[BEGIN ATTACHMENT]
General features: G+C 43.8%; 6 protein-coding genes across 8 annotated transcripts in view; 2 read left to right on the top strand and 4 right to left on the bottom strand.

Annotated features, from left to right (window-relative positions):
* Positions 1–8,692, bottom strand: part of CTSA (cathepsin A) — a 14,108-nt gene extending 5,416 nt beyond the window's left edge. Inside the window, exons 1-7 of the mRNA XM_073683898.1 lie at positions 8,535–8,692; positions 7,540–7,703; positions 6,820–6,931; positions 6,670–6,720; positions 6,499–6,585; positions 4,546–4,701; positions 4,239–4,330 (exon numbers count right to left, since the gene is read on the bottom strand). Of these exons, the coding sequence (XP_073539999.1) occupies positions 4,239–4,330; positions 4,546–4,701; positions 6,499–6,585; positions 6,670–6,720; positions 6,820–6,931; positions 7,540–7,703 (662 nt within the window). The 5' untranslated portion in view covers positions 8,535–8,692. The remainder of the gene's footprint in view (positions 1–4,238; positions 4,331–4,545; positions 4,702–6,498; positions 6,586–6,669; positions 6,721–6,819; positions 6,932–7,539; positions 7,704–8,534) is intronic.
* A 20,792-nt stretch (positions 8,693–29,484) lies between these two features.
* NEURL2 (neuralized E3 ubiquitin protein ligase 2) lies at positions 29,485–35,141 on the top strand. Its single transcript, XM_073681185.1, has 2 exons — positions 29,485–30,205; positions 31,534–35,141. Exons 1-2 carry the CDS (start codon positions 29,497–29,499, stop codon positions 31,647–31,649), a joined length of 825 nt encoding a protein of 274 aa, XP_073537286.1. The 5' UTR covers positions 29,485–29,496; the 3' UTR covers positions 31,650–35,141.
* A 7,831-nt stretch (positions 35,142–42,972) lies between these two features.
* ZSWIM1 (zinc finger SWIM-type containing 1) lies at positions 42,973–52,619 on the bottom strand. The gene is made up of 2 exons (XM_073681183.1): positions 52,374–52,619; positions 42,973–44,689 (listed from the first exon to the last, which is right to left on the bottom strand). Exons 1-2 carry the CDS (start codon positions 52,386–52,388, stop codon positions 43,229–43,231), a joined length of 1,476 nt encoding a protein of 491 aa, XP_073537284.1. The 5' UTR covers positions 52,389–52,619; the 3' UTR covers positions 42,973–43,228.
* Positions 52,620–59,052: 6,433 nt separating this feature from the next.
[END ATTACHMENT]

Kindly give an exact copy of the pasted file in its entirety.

General features: G+C 43.8%; 6 protein-coding genes across 8 annotated transcripts in view; 2 read left to right on the top strand and 4 right to left on the bottom strand.

Annotated features, from left to right (window-relative positions):
* Positions 1–8,692, bottom strand: part of CTSA (cathepsin A) — a 14,108-nt gene extending 5,416 nt beyond the window's left edge. Inside the window, exons 1-7 of the mRNA XM_073683898.1 lie at positions 8,535–8,692; positions 7,540–7,703; positions 6,820–6,931; positions 6,670–6,720; positions 6,499–6,585; positions 4,546–4,701; positions 4,239–4,330 (exon numbers count right to left, since the gene is read on the bottom strand). Of these exons, the coding sequence (XP_073539999.1) occupies positions 4,239–4,330; positions 4,546–4,701; positions 6,499–6,585; positions 6,670–6,720; positions 6,820–6,931; positions 7,540–7,703 (662 nt within the window). The 5' untranslated portion in view covers positions 8,535–8,692. The remainder of the gene's footprint in view (positions 1–4,238; positions 4,331–4,545; positions 4,702–6,498; positions 6,586–6,669; positions 6,721–6,819; positions 6,932–7,539; positions 7,704–8,534) is intronic.
* A 20,792-nt stretch (positions 8,693–29,484) lies between these two features.
* NEURL2 (neuralized E3 ubiquitin protein ligase 2) lies at positions 29,485–35,141 on the top strand. Its single transcript, XM_073681185.1, has 2 exons — positions 29,485–30,205; positions 31,534–35,141. Exons 1-2 carry the CDS (start codon positions 29,497–29,499, stop codon positions 31,647–31,649), a joined length of 825 nt encoding a protein of 274 aa, XP_073537286.1. The 5' UTR covers positions 29,485–29,496; the 3' UTR covers positions 31,650–35,141.
* A 7,831-nt stretch (positions 35,142–42,972) lies between these two features.
* ZSWIM1 (zinc finger SWIM-type containing 1) lies at positions 42,973–52,619 on the bottom strand. The gene is made up of 2 exons (XM_073681183.1): positions 52,374–52,619; positions 42,973–44,689 (listed from the first exon to the last, which is right to left on the bottom strand). Exons 1-2 carry the CDS (start codon positions 52,386–52,388, stop codon positions 43,229–43,231), a joined length of 1,476 nt encoding a protein of 491 aa, XP_073537284.1. The 5' UTR covers positions 52,389–52,619; the 3' UTR covers positions 42,973–43,228.
* Positions 52,620–59,052: 6,433 nt separating this feature from the next.